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 2 years ago
The position of a mass on a spring (relative to equilibrium) at time t <= 0 is
x(t) = 2 cos((pi)t) where x is in centimeters and t is in seconds. Answer the ques
tions. Include units!
(a) What is the initial position of the mass?
(b) What is the initial velocity of the mass?
(c) What is the initial acceleration of the mass?
(d) Does the mass initially move towards the wall or away from it?
(e) At what point does the mass rst turn around?
 2 years ago
The position of a mass on a spring (relative to equilibrium) at time t <= 0 is x(t) = 2 cos((pi)t) where x is in centimeters and t is in seconds. Answer the ques tions. Include units! (a) What is the initial position of the mass? (b) What is the initial velocity of the mass? (c) What is the initial acceleration of the mass? (d) Does the mass initially move towards the wall or away from it? (e) At what point does the mass rst turn around?

This Question is Closed

goformit100
 2 years ago
Best ResponseYou've already chosen the best response.0post the question in physics section Not here @GrizzlyChicken

GrizzlyChicken
 2 years ago
Best ResponseYou've already chosen the best response.1its in my calc book, isn't this math?

nphuongsun93
 2 years ago
Best ResponseYou've already chosen the best response.1a) put t = 0 and solve for x b) find x' and put t = 0 and solve for x' c) find x'' and put y = 0 and solve for x''

nphuongsun93
 2 years ago
Best ResponseYou've already chosen the best response.1it's both physics and math lol

nphuongsun93
 2 years ago
Best ResponseYou've already chosen the best response.1*typo fix* sorry c) find x'' and put t=0

GrizzlyChicken
 2 years ago
Best ResponseYou've already chosen the best response.1wait, its x(t)=2cos((pi)(t))

nphuongsun93
 2 years ago
Best ResponseYou've already chosen the best response.1still~ same way of solving :P

GrizzlyChicken
 2 years ago
Best ResponseYou've already chosen the best response.1damn, theres another error, i'm gonna look it all over again, for some reason copy and pasting changed everything

GrizzlyChicken
 2 years ago
Best ResponseYou've already chosen the best response.1at time t is greater or equal to 0. its right now

GrizzlyChicken
 2 years ago
Best ResponseYou've already chosen the best response.1so if i put 0 for t, its 2cos(0)

nphuongsun93
 2 years ago
Best ResponseYou've already chosen the best response.1yup, that's the initial position

GrizzlyChicken
 2 years ago
Best ResponseYou've already chosen the best response.1then for b) derivative of 2 is 0 so its all 0

nphuongsun93
 2 years ago
Best ResponseYou've already chosen the best response.1no no, find the derivative of the function x

GrizzlyChicken
 2 years ago
Best ResponseYou've already chosen the best response.1so the derivative of 2cos(pi*0)?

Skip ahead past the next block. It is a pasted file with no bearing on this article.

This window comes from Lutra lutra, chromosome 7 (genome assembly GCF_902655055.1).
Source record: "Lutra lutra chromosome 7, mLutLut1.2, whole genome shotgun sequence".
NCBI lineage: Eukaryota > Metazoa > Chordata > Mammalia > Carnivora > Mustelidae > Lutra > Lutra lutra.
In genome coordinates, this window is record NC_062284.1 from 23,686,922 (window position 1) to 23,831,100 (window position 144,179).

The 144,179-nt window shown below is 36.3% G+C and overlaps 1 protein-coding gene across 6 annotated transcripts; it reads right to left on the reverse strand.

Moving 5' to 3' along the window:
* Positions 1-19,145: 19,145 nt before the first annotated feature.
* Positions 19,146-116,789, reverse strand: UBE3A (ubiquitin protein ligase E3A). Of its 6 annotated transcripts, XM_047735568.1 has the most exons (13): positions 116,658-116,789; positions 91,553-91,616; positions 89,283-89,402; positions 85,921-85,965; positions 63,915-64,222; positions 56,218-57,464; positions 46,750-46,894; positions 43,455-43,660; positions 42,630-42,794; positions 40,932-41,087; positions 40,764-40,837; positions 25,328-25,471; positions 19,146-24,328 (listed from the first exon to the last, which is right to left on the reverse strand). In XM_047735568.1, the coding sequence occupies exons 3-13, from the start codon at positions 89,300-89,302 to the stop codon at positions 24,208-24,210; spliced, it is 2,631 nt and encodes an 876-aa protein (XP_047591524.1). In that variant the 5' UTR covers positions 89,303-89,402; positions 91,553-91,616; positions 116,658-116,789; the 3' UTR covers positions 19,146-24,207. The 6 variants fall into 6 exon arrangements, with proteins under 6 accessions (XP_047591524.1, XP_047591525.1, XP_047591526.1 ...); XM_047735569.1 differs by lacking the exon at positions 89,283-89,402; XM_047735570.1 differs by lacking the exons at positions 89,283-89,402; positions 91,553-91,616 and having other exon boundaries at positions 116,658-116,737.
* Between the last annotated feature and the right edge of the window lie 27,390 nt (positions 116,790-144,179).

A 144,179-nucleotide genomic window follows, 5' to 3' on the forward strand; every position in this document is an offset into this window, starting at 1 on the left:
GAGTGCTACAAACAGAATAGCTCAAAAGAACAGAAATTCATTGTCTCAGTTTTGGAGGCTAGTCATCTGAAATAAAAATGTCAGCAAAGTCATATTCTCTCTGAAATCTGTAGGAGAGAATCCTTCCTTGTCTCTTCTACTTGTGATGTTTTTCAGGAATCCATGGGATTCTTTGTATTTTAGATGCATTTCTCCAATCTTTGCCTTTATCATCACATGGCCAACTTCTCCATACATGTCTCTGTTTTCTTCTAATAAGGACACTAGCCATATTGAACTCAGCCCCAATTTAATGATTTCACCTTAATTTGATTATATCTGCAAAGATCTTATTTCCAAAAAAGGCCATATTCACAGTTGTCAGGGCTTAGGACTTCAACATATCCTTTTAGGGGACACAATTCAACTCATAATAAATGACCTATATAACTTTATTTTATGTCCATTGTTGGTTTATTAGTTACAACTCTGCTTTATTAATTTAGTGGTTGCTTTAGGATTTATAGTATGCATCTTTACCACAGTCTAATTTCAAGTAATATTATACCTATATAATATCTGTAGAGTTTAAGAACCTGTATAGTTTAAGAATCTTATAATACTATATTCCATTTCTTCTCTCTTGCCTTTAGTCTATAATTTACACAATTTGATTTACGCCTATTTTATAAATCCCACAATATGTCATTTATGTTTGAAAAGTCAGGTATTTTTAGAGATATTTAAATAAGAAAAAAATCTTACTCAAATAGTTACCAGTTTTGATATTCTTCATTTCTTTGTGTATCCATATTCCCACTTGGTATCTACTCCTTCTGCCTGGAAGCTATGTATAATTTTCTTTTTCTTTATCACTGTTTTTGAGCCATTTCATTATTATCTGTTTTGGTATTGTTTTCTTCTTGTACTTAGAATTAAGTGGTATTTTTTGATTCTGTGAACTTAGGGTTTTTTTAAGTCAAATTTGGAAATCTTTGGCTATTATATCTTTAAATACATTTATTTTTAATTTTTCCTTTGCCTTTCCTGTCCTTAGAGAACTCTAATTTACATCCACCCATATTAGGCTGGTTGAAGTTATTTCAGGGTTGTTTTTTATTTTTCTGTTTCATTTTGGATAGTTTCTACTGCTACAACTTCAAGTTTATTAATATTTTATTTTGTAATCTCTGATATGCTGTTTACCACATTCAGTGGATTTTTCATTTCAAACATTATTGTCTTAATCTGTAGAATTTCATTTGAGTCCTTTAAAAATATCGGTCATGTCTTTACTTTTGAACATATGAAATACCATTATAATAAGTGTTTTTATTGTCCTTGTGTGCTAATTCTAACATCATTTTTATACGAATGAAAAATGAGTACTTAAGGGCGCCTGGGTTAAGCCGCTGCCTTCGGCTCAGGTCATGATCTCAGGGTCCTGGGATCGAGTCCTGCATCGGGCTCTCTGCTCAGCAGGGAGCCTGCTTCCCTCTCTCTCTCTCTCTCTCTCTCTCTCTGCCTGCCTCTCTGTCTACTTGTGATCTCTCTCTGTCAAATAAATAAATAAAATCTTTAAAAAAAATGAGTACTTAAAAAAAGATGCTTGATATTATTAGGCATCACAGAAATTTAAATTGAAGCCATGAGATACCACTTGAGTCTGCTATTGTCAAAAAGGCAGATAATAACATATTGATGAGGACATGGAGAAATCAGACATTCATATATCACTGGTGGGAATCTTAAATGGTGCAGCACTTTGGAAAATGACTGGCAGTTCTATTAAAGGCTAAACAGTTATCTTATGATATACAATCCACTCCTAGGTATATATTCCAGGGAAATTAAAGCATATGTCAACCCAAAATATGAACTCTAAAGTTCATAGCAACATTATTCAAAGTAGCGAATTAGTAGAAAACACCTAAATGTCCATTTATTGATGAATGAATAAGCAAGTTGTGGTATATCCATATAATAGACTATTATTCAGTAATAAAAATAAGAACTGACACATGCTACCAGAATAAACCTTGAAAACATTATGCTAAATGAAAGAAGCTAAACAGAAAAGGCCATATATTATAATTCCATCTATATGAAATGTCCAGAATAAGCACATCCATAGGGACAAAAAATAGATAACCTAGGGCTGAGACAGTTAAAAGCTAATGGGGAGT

GrizzlyChicken
 2 years ago
Best ResponseYou've already chosen the best response.1which uses the product rule (0)(cos...)+(2)(sin(0))

GrizzlyChicken
 2 years ago
Best ResponseYou've already chosen the best response.1so the velocity is 0

nphuongsun93
 2 years ago
Best ResponseYou've already chosen the best response.1wops sorry i'm here x = 2 cos (pi t) x' = 2 pi sin (pi t)

nphuongsun93
 2 years ago
Best ResponseYou've already chosen the best response.1do you know how to derivative?

GrizzlyChicken
 2 years ago
Best ResponseYou've already chosen the best response.1yea, did you use the chain rule?

GrizzlyChicken
 2 years ago
Best ResponseYou've already chosen the best response.1is that why pi is with 2?

nphuongsun93
 2 years ago
Best ResponseYou've already chosen the best response.1no chain rule. derivative of cos is sin. pi 's brought out when derivative.

nphuongsun93
 2 years ago
Best ResponseYou've already chosen the best response.1dw:1349943924669:dw

nphuongsun93
 2 years ago
Best ResponseYou've already chosen the best response.1derivative again for the acceleration equation

nphuongsun93
 2 years ago
Best ResponseYou've already chosen the best response.1almost correct, but now pi is brought one more time so it's 2 pi^2 cos (pi t)

nphuongsun93
 2 years ago
Best ResponseYou've already chosen the best response.1x = 2 cos (pi t) x0 = 2 x' = v = 2 pi sin (pi t) v0 = 0 x'' = a = 2 pi^2 cos (pi t) a0 = 2pi^2 and idk how to do d and e

GrizzlyChicken
 2 years ago
Best ResponseYou've already chosen the best response.1does the mass move toward the wall because the acceleration is negative?

GrizzlyChicken
 2 years ago
Best ResponseYou've already chosen the best response.1oh, thats alright. you've helped me enough.Thanks!
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